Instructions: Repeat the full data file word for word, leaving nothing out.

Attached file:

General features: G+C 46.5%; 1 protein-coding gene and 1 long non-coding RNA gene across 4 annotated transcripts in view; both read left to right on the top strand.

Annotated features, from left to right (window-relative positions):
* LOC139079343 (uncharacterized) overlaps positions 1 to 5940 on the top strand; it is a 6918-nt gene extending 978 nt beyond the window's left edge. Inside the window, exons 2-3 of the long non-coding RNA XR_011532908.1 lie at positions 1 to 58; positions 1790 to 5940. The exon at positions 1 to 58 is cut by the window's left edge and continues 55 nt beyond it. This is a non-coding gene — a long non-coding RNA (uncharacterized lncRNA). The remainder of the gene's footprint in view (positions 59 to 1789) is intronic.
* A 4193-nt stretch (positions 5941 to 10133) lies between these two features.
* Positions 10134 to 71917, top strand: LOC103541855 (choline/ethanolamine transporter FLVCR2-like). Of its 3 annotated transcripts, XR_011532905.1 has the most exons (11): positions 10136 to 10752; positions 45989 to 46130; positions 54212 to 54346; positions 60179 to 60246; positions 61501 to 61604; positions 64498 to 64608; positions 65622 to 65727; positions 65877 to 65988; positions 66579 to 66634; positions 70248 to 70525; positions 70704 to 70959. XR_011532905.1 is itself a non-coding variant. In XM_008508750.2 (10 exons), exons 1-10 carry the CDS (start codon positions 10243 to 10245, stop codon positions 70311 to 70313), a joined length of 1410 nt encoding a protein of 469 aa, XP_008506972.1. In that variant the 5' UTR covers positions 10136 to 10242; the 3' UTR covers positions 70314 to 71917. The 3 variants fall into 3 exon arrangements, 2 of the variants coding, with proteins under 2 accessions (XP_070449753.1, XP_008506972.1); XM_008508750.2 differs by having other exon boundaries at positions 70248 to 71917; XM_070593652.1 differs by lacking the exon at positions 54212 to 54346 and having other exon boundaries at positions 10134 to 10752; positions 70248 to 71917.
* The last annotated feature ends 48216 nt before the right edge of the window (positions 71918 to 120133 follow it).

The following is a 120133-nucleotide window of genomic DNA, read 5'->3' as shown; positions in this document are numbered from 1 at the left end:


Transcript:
General features: G+C 46.5%; 1 protein-coding gene and 1 long non-coding RNA gene across 4 annotated transcripts in view; both read left to right on the top strand.

Annotated features, from left to right (window-relative positions):
* LOC139079343 (uncharacterized) overlaps positions 1 to 5940 on the top strand; it is a 6918-nt gene extending 978 nt beyond the window's left edge. Inside the window, exons 2-3 of the long non-coding RNA XR_011532908.1 lie at positions 1 to 58; positions 1790 to 5940. The exon at positions 1 to 58 is cut by the window's left edge and continues 55 nt beyond it. This is a non-coding gene — a long non-coding RNA (uncharacterized lncRNA). The remainder of the gene's footprint in view (positions 59 to 1789) is intronic.
* A 4193-nt stretch (positions 5941 to 10133) lies between these two features.
* Positions 10134 to 71917, top strand: LOC103541855 (choline/ethanolamine transporter FLVCR2-like). Of its 3 annotated transcripts, XR_011532905.1 has the most exons (11): positions 10136 to 10752; positions 45989 to 46130; positions 54212 to 54346; positions 60179 to 60246; positions 61501 to 61604; positions 64498 to 64608; positions 65622 to 65727; positions 65877 to 65988; positions 66579 to 66634; positions 70248 to 70525; positions 70704 to 70959. XR_011532905.1 is itself a non-coding variant. In XM_008508750.2 (10 exons), exons 1-10 carry the CDS (start codon positions 10243 to 10245, stop codon positions 70311 to 70313), a joined length of 1410 nt encoding a protein of 469 aa, XP_008506972.1. In that variant the 5' UTR covers positions 10136 to 10242; the 3' UTR covers positions 70314 to 71917. The 3 variants fall into 3 exon arrangements, 2 of the variants coding, with proteins under 2 accessions (XP_070449753.1, XP_008506972.1); XM_008508750.2 differs by having other exon boundaries at positions 70248 to 71917; XM_070593652.1 differs by lacking the exon at positions 54212 to 54346 and having other exon boundaries at positions 10134 to 10752; positions 70248 to 71917.
* The last annotated feature ends 48216 nt before the right edge of the window (positions 71918 to 120133 follow it).

The following is a 120133-nucleotide window of genomic DNA, read 5'->3' as shown; positions in this document are numbered from 1 at the left end: